The peptidoglycan in the cell wall of the bacteria is made up of repeating units consisting of two amino saccharides, N-acetylglucosamine (NAG) and N-acetylmuramic acid (NAM). NAM has an oligopeptide consisting of 4-5 amino acids (aa) linked to it. The oligopeptide is also bound to another oligopeptide via an amide bond and thus all peptidoglycan chains are linked to a single large giant molecule.
Image: Karl-Erik Johansson (BVF, SLU). - Click on the image to enlarge it.
Most gram-positive and gram-negative bacteria have a peptidoglycan in the cell envelope, which is 20-80 and 7-8 nm thick, respectively. The peptidoglycan is also called murein and is a major component of most bacteria's cell wall. The peptidoglycan is a polymer that forms a sparse mesh-like structure, which constitutes a single large three-dimensional giant molecule that stabilizes the cell envelope of the bacteria.
The peptidoglycan is made up of two alternating carbohydrate molecules containing amino groups: N-acetylglucosamine (NAG) and N-acetylmuramic acid (NAM). Each NAM molecule has an oligopeptide consisting of 4-5 amino acids linked to it. The oligopeptide from one peptidogycan chain is cross-linked to another oligopeptide from another peptidoglycan chain (see figure) via a so-called amide group (-CO-NH-). Amino acids (except glycine) can exist in two different isomeric forms, L-form and D-form, which are mirror images of each other. Living organisms usually contain only the L-form of amino acids, but the oligopeptide in the cell walls of bacteria consists of both the L- and D-form of the constituent amino acids as well as an amino acid (meso-diaminopimelic acid), which is not a part of ordinary proteins. Different species of bacteria may have slightly different composition of the oligopeptide.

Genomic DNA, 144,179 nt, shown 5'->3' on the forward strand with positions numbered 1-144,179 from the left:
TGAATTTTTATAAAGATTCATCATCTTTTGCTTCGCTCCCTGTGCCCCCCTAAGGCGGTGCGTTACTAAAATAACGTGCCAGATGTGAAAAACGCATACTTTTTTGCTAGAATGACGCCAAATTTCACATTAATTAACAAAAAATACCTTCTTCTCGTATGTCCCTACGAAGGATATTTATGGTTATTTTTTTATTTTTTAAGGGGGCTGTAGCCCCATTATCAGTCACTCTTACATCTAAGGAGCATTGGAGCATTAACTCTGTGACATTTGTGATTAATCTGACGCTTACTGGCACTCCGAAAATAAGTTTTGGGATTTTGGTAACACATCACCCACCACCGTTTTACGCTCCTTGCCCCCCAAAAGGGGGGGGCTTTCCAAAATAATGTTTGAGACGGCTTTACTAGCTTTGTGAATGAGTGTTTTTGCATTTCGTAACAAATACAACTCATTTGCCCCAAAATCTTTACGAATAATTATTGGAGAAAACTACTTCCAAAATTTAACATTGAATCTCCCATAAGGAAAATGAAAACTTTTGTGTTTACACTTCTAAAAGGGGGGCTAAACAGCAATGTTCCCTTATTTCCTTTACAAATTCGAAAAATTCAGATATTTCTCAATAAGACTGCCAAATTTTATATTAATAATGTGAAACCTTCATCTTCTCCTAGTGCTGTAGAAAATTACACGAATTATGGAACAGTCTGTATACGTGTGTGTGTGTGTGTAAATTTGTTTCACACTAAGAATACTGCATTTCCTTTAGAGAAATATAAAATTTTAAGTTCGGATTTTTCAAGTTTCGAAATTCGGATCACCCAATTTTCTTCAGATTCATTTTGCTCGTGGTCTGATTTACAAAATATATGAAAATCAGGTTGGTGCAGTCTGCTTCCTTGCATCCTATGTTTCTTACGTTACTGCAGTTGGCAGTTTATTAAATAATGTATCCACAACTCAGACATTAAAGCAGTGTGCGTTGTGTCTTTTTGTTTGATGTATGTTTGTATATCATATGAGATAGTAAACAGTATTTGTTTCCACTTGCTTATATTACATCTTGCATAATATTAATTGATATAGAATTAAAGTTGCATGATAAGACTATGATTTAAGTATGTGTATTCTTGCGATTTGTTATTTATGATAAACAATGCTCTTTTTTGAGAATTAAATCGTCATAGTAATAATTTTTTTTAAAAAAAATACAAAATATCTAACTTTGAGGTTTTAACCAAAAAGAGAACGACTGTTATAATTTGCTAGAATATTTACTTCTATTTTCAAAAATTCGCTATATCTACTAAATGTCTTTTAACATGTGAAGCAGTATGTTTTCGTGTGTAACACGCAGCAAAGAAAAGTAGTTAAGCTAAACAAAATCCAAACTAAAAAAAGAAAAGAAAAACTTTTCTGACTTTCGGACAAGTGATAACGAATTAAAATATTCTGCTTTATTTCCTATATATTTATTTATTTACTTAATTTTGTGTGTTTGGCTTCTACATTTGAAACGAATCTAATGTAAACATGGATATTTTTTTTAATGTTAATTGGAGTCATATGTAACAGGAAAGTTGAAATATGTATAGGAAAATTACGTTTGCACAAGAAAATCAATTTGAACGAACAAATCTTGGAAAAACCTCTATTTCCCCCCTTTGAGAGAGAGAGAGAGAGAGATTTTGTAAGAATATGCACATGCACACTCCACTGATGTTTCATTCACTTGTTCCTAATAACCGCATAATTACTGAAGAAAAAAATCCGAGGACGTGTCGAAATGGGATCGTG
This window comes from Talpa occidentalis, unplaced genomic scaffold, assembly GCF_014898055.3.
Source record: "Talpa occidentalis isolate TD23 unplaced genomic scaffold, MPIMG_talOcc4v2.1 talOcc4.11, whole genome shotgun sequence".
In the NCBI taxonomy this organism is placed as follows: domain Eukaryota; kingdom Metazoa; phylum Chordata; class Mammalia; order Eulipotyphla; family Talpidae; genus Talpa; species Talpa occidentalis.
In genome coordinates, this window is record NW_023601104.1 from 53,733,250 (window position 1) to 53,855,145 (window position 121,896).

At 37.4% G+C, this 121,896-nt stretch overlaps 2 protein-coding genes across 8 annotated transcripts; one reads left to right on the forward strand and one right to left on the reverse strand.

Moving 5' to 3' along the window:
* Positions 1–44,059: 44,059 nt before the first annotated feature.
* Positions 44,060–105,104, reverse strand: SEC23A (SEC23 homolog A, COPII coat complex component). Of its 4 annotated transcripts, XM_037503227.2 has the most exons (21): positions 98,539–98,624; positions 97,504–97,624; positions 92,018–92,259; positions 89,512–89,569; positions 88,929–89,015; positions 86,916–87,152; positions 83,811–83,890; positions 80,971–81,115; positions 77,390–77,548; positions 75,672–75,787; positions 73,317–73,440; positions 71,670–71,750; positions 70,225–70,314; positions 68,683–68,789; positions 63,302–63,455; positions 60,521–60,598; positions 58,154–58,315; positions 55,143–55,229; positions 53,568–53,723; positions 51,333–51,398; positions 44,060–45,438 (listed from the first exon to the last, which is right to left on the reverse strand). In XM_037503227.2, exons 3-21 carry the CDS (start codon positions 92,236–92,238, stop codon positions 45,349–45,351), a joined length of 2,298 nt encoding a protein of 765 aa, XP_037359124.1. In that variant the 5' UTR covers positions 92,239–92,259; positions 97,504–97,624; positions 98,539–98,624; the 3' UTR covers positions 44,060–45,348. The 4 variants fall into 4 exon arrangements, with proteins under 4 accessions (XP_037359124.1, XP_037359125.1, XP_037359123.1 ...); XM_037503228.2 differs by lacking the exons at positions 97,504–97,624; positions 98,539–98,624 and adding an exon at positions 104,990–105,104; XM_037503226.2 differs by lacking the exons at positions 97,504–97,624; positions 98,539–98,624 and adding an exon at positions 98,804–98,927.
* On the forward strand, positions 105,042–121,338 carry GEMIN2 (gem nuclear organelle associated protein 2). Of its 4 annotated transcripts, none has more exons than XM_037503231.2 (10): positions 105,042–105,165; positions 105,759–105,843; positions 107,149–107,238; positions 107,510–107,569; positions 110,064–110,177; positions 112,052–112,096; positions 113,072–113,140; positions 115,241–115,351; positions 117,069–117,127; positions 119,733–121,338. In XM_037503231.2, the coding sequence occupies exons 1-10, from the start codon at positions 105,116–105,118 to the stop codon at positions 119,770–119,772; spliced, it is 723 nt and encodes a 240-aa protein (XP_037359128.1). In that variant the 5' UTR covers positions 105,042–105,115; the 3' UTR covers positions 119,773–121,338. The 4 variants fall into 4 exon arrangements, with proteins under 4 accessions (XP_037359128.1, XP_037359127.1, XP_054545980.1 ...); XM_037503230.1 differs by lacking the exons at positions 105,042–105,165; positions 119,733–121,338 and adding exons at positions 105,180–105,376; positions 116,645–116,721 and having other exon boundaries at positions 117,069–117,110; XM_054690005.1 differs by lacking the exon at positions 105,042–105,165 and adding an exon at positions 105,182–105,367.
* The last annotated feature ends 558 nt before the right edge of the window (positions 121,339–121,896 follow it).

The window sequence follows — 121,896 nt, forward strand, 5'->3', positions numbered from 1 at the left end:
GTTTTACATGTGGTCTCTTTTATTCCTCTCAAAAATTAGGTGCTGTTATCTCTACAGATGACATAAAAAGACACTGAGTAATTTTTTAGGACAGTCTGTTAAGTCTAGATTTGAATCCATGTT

In addition to being a mechanical protection and a protection against osmotic lysis, the cell wall has an important function in cell division. The bacterium extends longitudinally before cell division and then the cell wal has to grow by synthesizing more of the peptidoglycan. When the bacterial cell then divides, the peptidoglycan must be reshaped to seal the two daughter cells.